Massa Makan Diabaté: Comme une piqûre de guêpe [Like a Wasp Sting]
Novels have been written on many things but there can’t be many whose main or indeed only subject is circumcision. This novel fills that gap, if there was a gap to be filled. It is essentially the description of the period leading up to circumcision, as well as the ceremony and the period immediately afterwards, told in novel form. Faganda is a Mandinka boy, in Mali. The Mandinka are a Muslim people (though their religion is very much influenced by the traditional religion of the people.) When he is seven days old Faganda has his hair shaved and will have it shaved again as part of the circumcision ceremony. The book tells of his growing up, with little anecdotes of events in his life. For example, he is caught stealing money and severely punished as, so he is told, the Mandinka do not steal. On his way to Koran school, he is delayed but the old woman he meet tells him how to keep smiling so when he is beaten for being late, to the surprise of his teacher, he keeps smiling throughout.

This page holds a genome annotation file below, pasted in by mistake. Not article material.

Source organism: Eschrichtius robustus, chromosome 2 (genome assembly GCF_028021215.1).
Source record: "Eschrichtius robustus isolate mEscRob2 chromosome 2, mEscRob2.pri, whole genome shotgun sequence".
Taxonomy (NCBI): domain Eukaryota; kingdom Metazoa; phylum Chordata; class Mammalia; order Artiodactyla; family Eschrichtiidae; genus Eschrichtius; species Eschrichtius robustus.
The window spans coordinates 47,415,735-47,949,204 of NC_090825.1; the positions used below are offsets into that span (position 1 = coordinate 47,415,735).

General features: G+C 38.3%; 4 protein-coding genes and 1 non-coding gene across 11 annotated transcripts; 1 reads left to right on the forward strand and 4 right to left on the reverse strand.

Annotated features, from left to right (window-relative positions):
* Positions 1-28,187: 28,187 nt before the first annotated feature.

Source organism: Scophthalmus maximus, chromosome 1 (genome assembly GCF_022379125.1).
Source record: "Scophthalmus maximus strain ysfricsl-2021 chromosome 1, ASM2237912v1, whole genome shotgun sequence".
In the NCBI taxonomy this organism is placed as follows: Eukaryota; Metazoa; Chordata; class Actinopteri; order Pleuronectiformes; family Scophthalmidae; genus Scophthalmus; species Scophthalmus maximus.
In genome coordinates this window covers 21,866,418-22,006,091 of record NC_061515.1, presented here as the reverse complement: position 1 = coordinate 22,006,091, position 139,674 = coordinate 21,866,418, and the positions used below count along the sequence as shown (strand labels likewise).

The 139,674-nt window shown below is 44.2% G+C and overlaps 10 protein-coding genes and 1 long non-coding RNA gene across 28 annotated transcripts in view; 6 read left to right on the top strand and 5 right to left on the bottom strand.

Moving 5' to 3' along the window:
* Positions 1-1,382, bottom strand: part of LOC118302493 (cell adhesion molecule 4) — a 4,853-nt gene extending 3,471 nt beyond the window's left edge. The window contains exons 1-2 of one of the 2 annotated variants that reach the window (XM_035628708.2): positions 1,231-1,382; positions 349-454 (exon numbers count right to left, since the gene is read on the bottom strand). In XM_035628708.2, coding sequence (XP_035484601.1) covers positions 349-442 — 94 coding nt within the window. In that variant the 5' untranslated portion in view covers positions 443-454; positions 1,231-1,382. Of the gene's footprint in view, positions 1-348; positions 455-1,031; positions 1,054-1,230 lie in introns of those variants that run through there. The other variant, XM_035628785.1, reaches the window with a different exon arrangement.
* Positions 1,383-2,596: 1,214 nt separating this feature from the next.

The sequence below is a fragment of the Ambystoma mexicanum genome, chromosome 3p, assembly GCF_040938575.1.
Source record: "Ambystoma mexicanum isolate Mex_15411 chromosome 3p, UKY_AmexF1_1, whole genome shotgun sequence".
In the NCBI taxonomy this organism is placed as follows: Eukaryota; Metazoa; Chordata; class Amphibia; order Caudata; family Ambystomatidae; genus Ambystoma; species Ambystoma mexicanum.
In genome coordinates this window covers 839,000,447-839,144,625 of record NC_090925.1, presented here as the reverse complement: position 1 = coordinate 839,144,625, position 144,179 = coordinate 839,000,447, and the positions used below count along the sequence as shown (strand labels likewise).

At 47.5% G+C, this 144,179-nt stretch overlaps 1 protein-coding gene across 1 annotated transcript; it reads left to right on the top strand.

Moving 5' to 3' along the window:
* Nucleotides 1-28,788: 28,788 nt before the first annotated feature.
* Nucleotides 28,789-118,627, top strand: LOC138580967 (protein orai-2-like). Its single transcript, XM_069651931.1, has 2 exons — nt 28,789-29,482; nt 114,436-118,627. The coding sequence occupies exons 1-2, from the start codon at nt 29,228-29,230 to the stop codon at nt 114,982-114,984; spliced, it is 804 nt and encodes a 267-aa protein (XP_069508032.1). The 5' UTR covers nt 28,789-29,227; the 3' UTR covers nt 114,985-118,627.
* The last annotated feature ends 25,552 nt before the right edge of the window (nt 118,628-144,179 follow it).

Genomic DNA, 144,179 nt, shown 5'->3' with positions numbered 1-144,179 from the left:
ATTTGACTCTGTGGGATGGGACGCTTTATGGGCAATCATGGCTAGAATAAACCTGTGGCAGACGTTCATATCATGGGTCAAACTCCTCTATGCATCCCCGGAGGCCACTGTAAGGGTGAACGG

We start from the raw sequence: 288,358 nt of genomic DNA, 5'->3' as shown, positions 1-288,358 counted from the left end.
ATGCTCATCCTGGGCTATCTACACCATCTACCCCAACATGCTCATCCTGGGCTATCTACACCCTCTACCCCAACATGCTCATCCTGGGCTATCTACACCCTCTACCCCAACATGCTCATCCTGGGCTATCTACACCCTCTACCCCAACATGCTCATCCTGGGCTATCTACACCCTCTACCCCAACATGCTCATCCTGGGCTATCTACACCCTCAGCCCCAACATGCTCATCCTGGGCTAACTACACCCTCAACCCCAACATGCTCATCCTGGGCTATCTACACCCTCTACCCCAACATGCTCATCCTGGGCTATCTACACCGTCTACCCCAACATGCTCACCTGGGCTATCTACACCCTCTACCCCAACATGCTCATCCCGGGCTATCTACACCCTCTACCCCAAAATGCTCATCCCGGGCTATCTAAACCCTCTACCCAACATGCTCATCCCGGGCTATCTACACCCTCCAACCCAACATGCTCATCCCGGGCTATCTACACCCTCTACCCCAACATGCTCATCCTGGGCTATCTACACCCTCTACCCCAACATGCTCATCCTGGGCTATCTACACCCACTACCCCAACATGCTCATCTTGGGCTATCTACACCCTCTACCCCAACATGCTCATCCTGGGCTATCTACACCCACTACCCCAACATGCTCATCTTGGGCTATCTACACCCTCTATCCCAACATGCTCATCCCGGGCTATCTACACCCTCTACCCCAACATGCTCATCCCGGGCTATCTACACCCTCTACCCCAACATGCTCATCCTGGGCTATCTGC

However, as we have been told, all is leading to his circumcision ceremony, a key rite of passage for all Mandinka boys. In the period before, he no longer wanders around naked and has to conceal his genitals. His mother washes behind his foreskin, to make sure he is clean. (Circumcision is, so we are told, necessary, as the Mandinka are a clean people.) We then follow the period up to the ceremony with prayer, both in a group and on his own, ceremonies, exchange of gifts, dire warnings about the pain (his father tells him the if he cries out during the ceremony, he will have to shoot him to preserve the honour of the family.) He is kept away not only from the women but also from other boys not in his peer group till the ceremony is complete. His mother gives him her silver ring and tells him to bite hard on it when he is cut and then the pain will only be like a wasp sting (whence the title of the book.) (His father does not approve.) It is certainly interesting to see the very complex ceremony and the rituals followed for circumcision but it may be of limited interest to Westerners.
First published by Présence africaine, Paris in 1980
No English translation